General Electric Company's
) second-quarter 2014 results reflected the company's greater focus
on its industrial operations, as the conglomerate looks to further
stimulate its shift away from the financial business. Management
has decided to initiate a $3 billion initial public offering (IPO)
of Synchrony Financial, its North American consumer finance
The move is a part of the company's long-term strategy to shrink
its financial arm, GE Capital, which it has been striving to do
since the credit markets froze in the financial crisis.
According to a regulatory filing, General Electric plans to raise
about $3 billion from the IPO of its credit card unit. The divested
unit, Synchrony Financial, is looking to be listed following the
July IPO and will trade under the ticker "SYF."
Per the filing, General Electric intends to float 20% of Synchrony
Financial in the IPO. The remaining 80% will be held by the
conglomerate, to be reportedly spun off in a tax-free share
exchange with its shareholders in 2015.
In the SEC filing, the company outlined its intent to offer 125
million shares of Synchrony Financial for $23 to $26 per share. The
company has also granted underwriters the option to buy additional
18.75 million shares for over-allotment.
The company will use the proceeds to repay debt and increase its
The Goldman Sachs Group, Inc.
JPMorgan Chase & Co.
), Citigroup Inc. and Morgan Stanley are acting as managers of the
Synchrony Financial handles store credit cards for major retailers
like Gap, Walmart and JC Penney. Valued at over $3 billion, the IPO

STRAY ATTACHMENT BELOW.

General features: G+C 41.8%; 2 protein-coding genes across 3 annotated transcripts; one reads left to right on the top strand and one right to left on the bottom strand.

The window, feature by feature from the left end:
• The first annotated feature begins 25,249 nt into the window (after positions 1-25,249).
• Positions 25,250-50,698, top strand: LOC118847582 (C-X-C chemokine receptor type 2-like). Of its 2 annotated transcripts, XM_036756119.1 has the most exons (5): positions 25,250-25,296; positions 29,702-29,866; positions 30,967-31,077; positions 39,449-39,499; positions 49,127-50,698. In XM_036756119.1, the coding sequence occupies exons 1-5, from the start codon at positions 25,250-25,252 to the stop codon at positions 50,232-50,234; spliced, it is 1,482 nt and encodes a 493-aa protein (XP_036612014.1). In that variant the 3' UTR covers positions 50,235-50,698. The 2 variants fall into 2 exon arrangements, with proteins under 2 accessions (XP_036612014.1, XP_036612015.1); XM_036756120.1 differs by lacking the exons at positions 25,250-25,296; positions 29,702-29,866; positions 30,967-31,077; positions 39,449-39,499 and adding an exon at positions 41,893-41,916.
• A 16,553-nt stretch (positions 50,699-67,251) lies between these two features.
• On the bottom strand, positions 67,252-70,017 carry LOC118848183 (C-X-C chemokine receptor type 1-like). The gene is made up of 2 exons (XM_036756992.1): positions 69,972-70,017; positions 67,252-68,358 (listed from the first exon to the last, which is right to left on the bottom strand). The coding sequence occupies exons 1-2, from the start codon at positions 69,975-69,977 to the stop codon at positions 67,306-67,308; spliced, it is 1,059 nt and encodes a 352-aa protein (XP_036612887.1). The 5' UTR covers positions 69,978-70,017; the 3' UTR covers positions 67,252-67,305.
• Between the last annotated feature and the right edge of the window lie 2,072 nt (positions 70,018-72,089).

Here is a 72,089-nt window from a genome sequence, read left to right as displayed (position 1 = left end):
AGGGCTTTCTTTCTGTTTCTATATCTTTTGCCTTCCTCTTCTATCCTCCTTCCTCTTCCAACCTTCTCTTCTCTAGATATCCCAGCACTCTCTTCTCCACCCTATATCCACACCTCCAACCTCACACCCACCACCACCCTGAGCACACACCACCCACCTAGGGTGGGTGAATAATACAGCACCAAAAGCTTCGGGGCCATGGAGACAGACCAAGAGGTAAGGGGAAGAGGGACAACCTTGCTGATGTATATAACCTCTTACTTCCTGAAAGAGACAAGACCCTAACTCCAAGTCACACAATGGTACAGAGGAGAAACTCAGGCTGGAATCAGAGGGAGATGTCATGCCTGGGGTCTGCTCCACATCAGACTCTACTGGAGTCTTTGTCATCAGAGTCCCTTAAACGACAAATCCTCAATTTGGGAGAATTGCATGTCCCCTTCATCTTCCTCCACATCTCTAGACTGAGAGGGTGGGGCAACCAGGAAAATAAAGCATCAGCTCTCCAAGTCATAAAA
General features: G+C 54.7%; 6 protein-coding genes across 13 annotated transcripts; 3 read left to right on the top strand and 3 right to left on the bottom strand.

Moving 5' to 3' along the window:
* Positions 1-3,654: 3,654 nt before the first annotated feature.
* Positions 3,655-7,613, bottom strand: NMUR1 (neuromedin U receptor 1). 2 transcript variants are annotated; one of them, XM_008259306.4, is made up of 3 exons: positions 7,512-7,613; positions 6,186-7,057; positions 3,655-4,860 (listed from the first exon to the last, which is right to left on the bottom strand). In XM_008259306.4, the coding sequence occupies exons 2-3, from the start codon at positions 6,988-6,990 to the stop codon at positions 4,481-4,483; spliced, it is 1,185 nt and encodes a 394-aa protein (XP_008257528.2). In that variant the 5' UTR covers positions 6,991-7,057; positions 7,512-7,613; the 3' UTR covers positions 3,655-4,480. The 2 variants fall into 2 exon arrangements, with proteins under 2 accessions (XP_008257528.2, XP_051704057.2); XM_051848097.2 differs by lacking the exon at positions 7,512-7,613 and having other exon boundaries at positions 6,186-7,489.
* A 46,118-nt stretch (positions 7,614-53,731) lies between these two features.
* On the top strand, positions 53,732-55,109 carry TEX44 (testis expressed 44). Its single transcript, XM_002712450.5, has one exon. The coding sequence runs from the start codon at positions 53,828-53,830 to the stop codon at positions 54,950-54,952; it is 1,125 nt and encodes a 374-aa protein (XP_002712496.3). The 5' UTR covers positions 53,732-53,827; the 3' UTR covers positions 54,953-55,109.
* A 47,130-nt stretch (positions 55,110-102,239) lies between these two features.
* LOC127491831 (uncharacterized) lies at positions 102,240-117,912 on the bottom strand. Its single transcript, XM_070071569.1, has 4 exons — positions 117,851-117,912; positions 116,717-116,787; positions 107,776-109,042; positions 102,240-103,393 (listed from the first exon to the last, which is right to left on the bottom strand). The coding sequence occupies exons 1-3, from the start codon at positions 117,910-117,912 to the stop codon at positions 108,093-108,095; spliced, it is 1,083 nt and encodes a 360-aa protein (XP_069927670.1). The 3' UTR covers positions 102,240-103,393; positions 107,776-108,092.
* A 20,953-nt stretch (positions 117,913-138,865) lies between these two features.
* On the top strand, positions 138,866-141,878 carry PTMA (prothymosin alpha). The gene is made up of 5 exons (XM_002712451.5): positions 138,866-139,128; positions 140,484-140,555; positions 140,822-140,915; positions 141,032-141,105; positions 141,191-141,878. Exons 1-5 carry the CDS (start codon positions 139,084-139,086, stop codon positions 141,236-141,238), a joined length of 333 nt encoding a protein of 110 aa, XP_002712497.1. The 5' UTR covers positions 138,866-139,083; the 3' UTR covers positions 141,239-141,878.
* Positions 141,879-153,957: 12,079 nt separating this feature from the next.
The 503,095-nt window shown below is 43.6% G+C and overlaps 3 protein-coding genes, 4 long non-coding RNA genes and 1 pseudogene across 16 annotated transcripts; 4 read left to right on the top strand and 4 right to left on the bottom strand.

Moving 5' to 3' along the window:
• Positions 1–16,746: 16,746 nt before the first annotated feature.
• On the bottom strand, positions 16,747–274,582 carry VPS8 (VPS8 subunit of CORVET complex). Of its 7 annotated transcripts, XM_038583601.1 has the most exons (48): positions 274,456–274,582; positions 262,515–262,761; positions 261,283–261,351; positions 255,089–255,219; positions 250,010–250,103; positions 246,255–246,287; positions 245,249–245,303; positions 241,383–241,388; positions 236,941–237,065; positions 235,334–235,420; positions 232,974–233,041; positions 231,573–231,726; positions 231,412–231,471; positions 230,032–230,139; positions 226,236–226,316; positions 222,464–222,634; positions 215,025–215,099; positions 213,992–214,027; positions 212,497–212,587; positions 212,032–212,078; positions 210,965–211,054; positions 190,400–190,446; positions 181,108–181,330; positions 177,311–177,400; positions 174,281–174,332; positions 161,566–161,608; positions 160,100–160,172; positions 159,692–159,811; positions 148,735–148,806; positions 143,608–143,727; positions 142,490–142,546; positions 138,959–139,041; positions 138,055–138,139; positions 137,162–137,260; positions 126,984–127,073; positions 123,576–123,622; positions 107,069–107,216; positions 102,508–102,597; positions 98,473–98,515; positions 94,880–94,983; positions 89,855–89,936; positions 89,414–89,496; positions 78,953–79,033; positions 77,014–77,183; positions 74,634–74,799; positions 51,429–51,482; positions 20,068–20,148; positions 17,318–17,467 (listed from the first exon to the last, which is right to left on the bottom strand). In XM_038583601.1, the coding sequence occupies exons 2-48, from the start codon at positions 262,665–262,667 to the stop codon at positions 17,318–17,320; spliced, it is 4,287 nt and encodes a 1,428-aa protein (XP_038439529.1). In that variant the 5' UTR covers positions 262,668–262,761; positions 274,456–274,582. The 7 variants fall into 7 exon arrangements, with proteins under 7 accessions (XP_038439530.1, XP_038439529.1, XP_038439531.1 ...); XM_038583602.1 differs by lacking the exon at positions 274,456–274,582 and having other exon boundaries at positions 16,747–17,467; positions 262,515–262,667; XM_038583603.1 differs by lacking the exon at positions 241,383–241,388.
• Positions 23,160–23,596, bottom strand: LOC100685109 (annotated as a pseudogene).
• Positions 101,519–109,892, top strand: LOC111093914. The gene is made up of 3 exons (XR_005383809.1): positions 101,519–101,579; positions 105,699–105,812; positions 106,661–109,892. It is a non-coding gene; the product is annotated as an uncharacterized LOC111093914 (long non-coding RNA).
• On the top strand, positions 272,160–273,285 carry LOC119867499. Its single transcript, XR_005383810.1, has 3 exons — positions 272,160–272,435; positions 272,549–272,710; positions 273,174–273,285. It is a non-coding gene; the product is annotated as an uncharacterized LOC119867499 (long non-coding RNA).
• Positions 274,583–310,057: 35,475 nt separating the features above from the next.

presents itself as the largest by a U.S. company this year so far,
trumping the $2.6 billion offering by
Ally Financial Inc.
) in April.
GE's Repositioning Strategy
General Electric has long been attempting to reduce its reliance on
financial profits, while aligning its portfolio toward core
industrial operations. At its height, the conglomerate's financial
arm GE Capital, accounted for just under half of the revenues. In
the second quarter, GE Capital contributed about 43% of the
General Electric's impressive growth in earnings for second-quarter
2014 was largely driven by the robust performance of its industrial
segment. While the industrial segment recorded 7% year-over-year
revenue growth, GE Capital's total revenues declined 6% year over
year, in sync with the company's strategy. (Read:
General Electric Q2 Operating Earnings in Sync,
The conglomerate now aims to downsize GE Capital such that it
accounts for just 25% of its profits by 2016. Divestiture of
Synchrony Financial is a critical step in the repositioning of its
portfolio toward its industrial roots.
The IPO comes on the heels of General Electric's successful bid to
acquire the energy assets of French conglomerate Alstom for $13.5
billion. Per the deal, the U.S. giant will buy the grids, off-shore
wind and hydro operations, and nuclear and steam businesses of its
French counterpart. (See:
GE Wins Alstom Board Approval; Govt Seeking 20%
The Alstom deal, fraught with political drama and bidding combat,
is General Electric's biggest acquisition to date. Likely to close
in 2015, the acquisition is expected to be accretive to 2016 the
company's earnings by 6-9 cents per share. The deal promises
excellent return potential, supply chain efficiencies and deep
The conglomerate, as it sheds its financial assets on one hand and
strengthens its core industrial operations on the other, looks
poised to spur long-term growth.
General Electric presently holds a Zacks Rank #3 (Hold).
Want the latest recommendations from Zacks Investment Research?
Today, you can download 7 Best Stocks for the Next 30 Days.
Click to get this free report
GENL ELECTRIC (GE): Free Stock Analysis Report
JPMORGAN CHASE (JPM): Free Stock Analysis
GOLDMAN SACHS (GS): Free Stock Analysis Report
ALLY FINANCIAL (ALLY): Free Stock Analysis
To read this article on Zacks.com click here.